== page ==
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To combat cyber crimes in Maharashtra, over 8,000 constables to receive high-tech training

800 women constables are currently undergoing digital training at a police training centre in Khandala.

Written by Pavan Khengre, Atikh Rashid | Pune | Published: October 5, 2015 12:06:23 am
cyber crime, cyber crime maharashtra, high tech training, constable training, pune news, indian express The administration has signed contracts with half a dozen tablet PC providers including iBall, Micromax, Samsung and Dell which will supply the tablets — price of which will range between Rs 3,500 and 7,500

TO get even with criminals who use the latest technologies and digital tools to commit crimes, the law enforcement authorities too are trying to make their officers tech-savvy to curb the number of crimes and crack the cases using the same tools.

Taking it to the next level, the Maharashtra Police are now putting in special efforts to make the lowest rung cops — the constabulary — techno-savvy. The Directorate of Police Training has instructed all ten police training centres (PTCs) in the state to make digital interventions in the year-long training modules of the newly inducted constables. About 8,800 constables are presently under training in 10 PTCs in the state where the digitisation is going to be implemented.

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The glitch in the story, however, is that the required gadgets — one tablet PC per trainee is to be bought by the trainee with his or her own money. The training centre, on its part, will spend funds to set up the infrastructure to make the campuses Wi-Fi enabled.

The project has been rolled out at the Khandala PTC — about 50 kms from Pune city — where 800 women police constables are currently under training.
The project, officials say, will slowly be extended to remaining nine other PTCs. Of the ten PTCs in the state, three exclusively cater to female cops.
According to sources in the state police department, the idea for this “project” came from Additional Director General of Police Dr K Venkatesham. The aim, they say, is to make the police constables as technologically competitive as the officers.

At Khandala PTC which trains 800 female cops every year, the “digital intervention” has created quite a buzz. While there’s enthusiasm among a big chunk of trainees to learn about the crime investigation, laws and handling of sensitive situations and working knowledge of English language through the gadgets, there are others who have apprehensions about spending money to buy a tablet PC when they can use their mobile handhelds for the same purpose.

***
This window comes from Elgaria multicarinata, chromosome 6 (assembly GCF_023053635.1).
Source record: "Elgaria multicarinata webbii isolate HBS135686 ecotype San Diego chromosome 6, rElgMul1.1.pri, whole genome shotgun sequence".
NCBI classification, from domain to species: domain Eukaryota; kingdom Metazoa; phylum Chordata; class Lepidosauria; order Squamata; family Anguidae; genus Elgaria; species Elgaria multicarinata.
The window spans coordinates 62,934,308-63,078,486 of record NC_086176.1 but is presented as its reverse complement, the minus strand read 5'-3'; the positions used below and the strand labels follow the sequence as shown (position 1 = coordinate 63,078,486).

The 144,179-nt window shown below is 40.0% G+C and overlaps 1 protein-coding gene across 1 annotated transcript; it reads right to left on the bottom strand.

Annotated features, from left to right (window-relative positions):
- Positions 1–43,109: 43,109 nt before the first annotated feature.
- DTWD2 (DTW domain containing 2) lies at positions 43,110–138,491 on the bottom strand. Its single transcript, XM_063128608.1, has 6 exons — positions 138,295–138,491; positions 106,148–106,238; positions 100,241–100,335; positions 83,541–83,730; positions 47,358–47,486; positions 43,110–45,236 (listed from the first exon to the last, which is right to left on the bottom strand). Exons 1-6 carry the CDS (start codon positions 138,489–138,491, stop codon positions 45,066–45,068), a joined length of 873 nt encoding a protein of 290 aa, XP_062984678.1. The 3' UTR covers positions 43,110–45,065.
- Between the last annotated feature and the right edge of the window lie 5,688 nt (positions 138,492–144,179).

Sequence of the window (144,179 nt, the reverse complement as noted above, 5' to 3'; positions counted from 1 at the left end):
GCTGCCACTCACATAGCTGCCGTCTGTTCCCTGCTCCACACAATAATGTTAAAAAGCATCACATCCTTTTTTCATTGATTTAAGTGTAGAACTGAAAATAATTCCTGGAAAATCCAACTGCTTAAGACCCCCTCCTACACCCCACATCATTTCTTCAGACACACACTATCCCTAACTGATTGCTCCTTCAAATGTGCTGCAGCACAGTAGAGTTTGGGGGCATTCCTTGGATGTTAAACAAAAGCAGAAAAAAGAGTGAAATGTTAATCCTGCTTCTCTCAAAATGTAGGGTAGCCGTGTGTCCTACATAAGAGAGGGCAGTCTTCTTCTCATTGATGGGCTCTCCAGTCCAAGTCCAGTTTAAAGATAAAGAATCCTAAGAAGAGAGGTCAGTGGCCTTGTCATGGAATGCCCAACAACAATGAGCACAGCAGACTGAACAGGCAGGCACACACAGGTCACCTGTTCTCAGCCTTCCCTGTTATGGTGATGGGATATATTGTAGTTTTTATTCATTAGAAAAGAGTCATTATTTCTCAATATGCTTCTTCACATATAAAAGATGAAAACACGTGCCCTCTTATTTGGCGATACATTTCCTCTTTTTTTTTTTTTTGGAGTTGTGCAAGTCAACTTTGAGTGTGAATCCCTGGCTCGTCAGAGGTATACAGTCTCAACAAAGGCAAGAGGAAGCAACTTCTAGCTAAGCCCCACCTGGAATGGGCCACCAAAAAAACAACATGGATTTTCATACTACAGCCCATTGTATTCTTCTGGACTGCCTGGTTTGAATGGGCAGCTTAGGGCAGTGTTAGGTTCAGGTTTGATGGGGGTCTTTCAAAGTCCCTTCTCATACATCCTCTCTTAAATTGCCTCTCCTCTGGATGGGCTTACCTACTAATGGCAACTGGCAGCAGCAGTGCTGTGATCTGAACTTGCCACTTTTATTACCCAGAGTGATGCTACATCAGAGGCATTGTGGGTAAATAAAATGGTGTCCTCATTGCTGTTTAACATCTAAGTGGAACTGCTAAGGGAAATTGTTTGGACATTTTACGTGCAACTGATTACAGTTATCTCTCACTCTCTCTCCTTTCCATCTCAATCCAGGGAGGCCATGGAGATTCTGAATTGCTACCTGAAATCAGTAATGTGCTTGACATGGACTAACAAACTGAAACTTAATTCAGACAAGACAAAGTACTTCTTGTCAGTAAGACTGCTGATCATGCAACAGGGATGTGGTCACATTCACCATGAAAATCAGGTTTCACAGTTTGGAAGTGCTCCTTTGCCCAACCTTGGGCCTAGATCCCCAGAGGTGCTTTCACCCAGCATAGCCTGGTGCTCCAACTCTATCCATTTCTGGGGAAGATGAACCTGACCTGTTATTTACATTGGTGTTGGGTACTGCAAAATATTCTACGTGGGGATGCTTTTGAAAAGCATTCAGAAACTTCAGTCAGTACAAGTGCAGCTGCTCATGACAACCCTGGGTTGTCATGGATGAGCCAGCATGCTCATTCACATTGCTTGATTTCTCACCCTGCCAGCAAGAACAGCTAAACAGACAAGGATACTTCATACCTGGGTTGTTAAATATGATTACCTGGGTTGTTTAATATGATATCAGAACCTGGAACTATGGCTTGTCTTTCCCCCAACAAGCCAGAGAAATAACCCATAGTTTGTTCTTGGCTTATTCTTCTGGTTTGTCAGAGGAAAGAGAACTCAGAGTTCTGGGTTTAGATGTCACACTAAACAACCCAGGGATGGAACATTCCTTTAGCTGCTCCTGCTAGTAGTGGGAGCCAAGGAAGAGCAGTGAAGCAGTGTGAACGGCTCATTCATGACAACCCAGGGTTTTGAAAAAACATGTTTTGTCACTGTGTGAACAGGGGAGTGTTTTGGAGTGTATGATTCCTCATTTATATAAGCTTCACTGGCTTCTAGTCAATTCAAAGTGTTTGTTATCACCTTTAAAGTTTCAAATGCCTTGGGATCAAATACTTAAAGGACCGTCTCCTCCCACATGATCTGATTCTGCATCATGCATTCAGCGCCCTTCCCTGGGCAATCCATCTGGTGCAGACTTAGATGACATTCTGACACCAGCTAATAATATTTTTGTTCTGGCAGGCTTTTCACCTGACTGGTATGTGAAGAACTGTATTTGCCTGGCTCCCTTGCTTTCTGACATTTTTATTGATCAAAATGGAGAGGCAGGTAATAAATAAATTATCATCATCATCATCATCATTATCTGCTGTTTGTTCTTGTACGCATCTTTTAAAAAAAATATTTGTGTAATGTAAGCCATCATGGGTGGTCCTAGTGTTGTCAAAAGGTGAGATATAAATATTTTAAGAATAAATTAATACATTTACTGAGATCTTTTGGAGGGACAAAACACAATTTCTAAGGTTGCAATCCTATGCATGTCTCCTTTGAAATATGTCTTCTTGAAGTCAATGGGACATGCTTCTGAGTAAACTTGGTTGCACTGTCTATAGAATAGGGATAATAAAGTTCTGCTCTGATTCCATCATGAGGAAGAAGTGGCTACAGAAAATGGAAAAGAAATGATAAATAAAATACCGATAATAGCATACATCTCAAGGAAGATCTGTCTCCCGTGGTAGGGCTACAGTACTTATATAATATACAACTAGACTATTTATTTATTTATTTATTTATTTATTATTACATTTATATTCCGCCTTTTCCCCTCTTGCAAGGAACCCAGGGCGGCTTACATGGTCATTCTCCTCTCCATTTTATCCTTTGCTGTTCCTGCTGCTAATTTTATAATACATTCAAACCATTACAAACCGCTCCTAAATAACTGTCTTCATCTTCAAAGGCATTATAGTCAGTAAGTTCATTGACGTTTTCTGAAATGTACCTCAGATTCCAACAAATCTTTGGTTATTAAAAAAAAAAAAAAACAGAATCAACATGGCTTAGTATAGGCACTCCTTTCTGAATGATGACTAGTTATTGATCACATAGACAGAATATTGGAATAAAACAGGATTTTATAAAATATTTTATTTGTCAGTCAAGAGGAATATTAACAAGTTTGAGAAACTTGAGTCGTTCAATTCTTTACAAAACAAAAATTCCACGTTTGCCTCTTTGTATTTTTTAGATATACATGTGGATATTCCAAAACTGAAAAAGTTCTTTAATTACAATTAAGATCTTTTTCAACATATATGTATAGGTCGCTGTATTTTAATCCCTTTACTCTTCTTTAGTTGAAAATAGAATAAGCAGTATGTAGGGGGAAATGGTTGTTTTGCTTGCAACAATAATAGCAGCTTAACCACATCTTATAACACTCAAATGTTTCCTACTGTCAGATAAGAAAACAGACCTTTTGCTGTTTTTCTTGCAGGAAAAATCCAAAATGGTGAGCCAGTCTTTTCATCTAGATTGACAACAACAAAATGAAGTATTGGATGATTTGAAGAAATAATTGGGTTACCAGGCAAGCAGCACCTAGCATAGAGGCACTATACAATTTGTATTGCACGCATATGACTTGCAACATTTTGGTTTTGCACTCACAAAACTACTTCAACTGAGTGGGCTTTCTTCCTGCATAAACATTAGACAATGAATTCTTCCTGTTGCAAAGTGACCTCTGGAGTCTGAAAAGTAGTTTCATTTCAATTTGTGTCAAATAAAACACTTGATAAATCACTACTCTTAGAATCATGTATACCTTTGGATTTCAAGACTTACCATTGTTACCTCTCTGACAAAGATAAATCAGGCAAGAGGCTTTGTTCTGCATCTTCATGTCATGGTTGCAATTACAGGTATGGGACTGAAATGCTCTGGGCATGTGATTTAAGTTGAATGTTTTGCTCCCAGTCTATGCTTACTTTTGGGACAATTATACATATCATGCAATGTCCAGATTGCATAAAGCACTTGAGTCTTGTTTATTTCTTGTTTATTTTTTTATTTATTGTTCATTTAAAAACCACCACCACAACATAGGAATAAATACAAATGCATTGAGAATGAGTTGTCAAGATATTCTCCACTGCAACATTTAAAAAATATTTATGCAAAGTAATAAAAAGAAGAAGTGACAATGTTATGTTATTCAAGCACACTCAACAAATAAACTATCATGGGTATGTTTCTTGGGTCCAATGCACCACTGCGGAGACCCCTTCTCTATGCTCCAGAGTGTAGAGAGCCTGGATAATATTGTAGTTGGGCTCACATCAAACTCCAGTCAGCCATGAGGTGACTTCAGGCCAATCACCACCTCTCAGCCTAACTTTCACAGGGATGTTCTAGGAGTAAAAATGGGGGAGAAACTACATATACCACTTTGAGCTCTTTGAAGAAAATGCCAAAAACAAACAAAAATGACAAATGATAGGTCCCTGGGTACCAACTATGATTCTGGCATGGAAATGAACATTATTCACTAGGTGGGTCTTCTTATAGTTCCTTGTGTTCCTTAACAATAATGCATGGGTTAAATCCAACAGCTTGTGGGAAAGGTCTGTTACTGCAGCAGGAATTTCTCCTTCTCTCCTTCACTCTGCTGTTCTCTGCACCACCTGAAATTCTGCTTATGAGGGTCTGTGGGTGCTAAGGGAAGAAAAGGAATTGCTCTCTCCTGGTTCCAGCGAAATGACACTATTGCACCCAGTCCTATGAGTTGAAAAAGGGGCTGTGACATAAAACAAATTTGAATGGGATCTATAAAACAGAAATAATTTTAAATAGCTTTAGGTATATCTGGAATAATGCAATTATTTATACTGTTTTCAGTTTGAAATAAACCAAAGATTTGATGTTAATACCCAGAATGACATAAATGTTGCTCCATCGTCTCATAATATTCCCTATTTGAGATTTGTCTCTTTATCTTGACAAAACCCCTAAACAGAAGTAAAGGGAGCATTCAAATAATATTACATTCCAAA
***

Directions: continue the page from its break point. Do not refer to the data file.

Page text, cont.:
“I already own a Samung Galaxy phone. It’s more efficient than a tablet. Why should buy the tap,” a 22-year-old trainee hailing from Satara said.

The administration, on the the other hand, said that they will not force anyone to buy the tablet “provided they own a smart phone which will serve the purpose.”
“Our aim is to introduce newly inducted constables to ultra modern techniques using the digital training methods. No one would disagree that the conventional training methods have to be replaced with the latest ones. Until now – while training lower run cops – our emphasis was more on field training than classroom training. Now with changing times when most of the crimes are either cyber crimes or have cyber angle, there’s need to make our constabulary cyber friendly. We are also trying to make the training module paperless as all textbooks, laws will be provided to students in soft copies,” said Sadashiv Nikam, Deputy Superintendent of Police, working with Khandala PTC.

The administration has signed contracts with half a dozen tablet PC providers including iBall, Micromax, Samsung and Dell which will supply the tablets — price of which will range between Rs 3,500 and 7,500. The amount can be paid in three to six installments.

“It’s the trainee who have to choose the device as per his needs and preference. We are only facilitators. Also, those who have good smartphones and don’t want to buy the tabs are free to do so. Our concern is that none should lag behind,” said Nikam adding, “four-five thousand rupees isn’t much for trainees who are paid Rs 17-18 thousand a month.”

“It remains to be seen if this exercise paves way for making the police force tech friendly or provides fodder for allegations of corruption as is being feared by some in the force,” officials said.

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